Chapter 1 1912

is bought

It all began at 2pm on Tuesday May 7th 1912...

The particulars were read out in the London auction room and bidding began. One man, John Burry, more than anyone else in the room wanted Hubborn Farm'.

He won the auction and the Hoburne Story was born. Hoburne Park now sits on part of the land bought at that auction.

The birth of caravanning

In 1912, the story of the caravan had already begun. In fact, the Caravan Club had been set up at a meeting of enthusiasts five years earlier.

The world's first leisure touring caravan 'The Wanderer' was on the road in 1885, built by the Bristol Wagon Works Company at a cost of £300.

Designed by Stables, the caravan was made from the best mahogany and lined with maple. Inside was a bookcase, musical instruments and pretty lace curtains. A self-styled 'Gentleman Gypsy'.

The first
holiday camp

The first holiday camp in England - Caister Holiday Camp - opened in 1906 in Norfolk. It was very basic with holidaymakers staying in tents and sharing camp chores.

Naish -
the next step

In 1920, John Burry bought Naish Farm in New Milton, just a few miles away from Hoburne Farm where he and his wife Sarah were living.

He had no plans to turn the farm into a holiday resort. But one by one, people applied for permission to put up temporary bungalows, and Naish Holiday Park was born.

A colourful past

Naish was once a favourite haunt for smugglers, lugging their barrels of contraband up from the sea's edge under the cover of darkness.

There are even tales of secret tunnels and quick sand pits to ensure all but the most knowledgable were kept away at night.

Trailer times

1919 saw the start of commercial trailer caravan manufacturing. Early producers and dealers spent a great deal of time travelling around England handing out leaflets in busy streets and inviting the public to take a look inside.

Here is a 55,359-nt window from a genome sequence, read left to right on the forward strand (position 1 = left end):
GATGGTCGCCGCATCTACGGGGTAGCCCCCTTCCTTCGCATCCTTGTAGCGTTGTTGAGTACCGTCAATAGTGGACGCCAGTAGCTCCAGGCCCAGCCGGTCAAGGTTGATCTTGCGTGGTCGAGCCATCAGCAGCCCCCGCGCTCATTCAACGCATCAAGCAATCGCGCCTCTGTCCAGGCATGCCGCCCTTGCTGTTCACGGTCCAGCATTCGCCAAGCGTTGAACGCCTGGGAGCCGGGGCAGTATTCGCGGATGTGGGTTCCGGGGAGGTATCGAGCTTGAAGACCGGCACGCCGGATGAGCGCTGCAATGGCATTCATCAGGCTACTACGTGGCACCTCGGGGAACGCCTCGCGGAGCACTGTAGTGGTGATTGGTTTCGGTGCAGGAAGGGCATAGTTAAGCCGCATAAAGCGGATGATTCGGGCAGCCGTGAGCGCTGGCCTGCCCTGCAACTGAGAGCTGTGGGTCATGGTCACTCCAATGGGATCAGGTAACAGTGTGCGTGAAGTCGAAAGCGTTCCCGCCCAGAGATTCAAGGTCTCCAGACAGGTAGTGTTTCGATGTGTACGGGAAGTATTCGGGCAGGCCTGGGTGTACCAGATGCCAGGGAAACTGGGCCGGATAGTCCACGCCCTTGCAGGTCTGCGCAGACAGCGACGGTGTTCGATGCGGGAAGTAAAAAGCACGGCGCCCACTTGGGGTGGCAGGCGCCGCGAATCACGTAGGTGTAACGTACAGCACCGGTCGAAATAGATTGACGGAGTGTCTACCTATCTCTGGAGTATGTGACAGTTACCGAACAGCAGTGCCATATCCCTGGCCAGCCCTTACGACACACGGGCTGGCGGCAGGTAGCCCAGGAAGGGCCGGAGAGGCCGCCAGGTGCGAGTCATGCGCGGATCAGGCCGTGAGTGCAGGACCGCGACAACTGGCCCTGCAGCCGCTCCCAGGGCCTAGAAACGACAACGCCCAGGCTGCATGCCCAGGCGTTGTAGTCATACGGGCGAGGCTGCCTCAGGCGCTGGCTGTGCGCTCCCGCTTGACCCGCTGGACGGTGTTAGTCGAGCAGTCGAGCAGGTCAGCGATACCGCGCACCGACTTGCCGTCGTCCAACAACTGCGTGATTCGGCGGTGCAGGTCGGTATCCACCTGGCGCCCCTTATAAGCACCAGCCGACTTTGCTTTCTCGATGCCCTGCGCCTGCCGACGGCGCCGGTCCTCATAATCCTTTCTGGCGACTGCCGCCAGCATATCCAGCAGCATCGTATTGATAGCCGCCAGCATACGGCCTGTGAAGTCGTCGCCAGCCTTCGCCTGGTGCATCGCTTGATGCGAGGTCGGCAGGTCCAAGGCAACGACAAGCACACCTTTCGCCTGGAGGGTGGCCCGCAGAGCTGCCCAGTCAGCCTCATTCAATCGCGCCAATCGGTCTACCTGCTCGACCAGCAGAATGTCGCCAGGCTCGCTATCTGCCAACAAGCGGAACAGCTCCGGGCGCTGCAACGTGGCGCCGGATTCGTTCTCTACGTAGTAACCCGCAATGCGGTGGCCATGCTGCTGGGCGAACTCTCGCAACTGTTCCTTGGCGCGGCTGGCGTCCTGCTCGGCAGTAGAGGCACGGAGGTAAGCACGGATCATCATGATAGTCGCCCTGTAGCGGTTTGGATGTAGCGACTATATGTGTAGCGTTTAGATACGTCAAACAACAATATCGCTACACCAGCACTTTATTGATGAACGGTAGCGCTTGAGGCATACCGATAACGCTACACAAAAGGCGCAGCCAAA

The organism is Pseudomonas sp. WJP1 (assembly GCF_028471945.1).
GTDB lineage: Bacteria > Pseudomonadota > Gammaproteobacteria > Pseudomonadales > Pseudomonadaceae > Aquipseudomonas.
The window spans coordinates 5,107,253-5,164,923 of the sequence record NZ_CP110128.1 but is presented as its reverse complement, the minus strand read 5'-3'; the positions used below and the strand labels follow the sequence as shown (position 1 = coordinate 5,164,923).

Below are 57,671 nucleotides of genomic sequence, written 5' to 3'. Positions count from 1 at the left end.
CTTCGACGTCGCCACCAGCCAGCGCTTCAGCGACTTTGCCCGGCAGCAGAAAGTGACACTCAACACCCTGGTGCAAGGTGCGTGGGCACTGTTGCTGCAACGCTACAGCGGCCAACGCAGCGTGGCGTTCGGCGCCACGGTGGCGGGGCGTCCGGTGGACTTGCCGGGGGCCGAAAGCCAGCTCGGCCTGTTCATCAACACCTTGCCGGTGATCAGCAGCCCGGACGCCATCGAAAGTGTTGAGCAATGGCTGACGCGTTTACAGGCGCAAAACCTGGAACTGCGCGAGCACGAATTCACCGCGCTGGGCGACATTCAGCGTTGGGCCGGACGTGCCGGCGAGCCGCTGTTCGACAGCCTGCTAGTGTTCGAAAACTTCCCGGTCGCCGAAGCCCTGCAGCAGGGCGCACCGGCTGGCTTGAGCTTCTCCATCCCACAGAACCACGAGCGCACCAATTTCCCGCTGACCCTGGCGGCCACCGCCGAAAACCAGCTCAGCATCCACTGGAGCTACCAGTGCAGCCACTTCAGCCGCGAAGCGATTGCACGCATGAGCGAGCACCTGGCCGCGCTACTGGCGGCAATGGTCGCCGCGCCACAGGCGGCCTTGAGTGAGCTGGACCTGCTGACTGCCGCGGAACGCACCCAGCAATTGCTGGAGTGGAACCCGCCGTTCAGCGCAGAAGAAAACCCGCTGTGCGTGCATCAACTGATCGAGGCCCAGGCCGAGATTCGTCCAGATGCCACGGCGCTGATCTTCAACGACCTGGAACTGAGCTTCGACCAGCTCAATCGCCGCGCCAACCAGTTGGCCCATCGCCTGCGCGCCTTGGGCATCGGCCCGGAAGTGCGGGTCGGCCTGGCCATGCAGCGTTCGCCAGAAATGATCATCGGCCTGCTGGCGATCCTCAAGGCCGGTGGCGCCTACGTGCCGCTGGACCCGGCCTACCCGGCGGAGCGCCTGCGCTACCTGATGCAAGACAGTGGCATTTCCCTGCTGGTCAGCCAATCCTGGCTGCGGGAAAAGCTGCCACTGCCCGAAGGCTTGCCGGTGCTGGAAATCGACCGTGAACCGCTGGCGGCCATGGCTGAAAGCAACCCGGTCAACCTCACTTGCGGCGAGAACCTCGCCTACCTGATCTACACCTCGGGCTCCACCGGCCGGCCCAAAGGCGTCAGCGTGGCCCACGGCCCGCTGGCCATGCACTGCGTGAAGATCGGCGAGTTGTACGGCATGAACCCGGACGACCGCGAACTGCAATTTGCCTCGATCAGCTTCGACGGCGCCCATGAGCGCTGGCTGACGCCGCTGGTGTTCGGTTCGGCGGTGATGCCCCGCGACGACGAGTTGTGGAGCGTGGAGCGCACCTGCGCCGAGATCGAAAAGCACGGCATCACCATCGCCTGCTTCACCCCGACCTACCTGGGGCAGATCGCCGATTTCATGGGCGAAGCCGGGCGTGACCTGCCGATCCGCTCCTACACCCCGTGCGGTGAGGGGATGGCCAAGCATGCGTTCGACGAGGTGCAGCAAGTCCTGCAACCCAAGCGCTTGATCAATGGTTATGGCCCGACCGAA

1920 1928

From farms to holiday parks

Up until the outbreak of World War Two in 1939, the majority of the land owned by John Burry was still farmed, although holiday homes gradually appeared around the edge of the fields. These homes were largely made from railway carriages and old buses and were used in part to house Southampton residents who had lost their homes in the bombings.

The Colourful Caravans

Quantities of paint used on the mid -1930s models were vast. Top of the range caravans could have up to 10 coats. Mattresses and stoves were the most important items bought in.


I actually started coming to naish in 1933 when I was four or five. My mum's family all had holiday homes here. I just remember long sunny summers on the beach. We used to near enough sleep on the beach! We moved there a couple of years later and I went to school in Highcliffe.

I used to help with the haymaking on the farm with the farm-hands Reuben and Harry. I think the ground rent was about £4 and 10 shillings a year and all hell was let loose when they put it up to £5!

Norman Imm, Maidenhead

1930 1933

World War II

In 1939, a law was passed giving everyone one week's annual paid holiday. The year also brought the start of the Second World War, which halted the growth of leisure caravanning for some time.

Petrol rationing, which continued for several years after peace was declared, naturally took its toll. As people's homes were bombed the caravan took on a new role as a makeshift home; holiday camps were used as military bases.

move in

Naish Farm was closed during the war. The undercliff area was heavily mined given the risk of invasion by the Germans. A sketch from this time shows many areas of the farm near the cliff top were also mined.

It's holiday time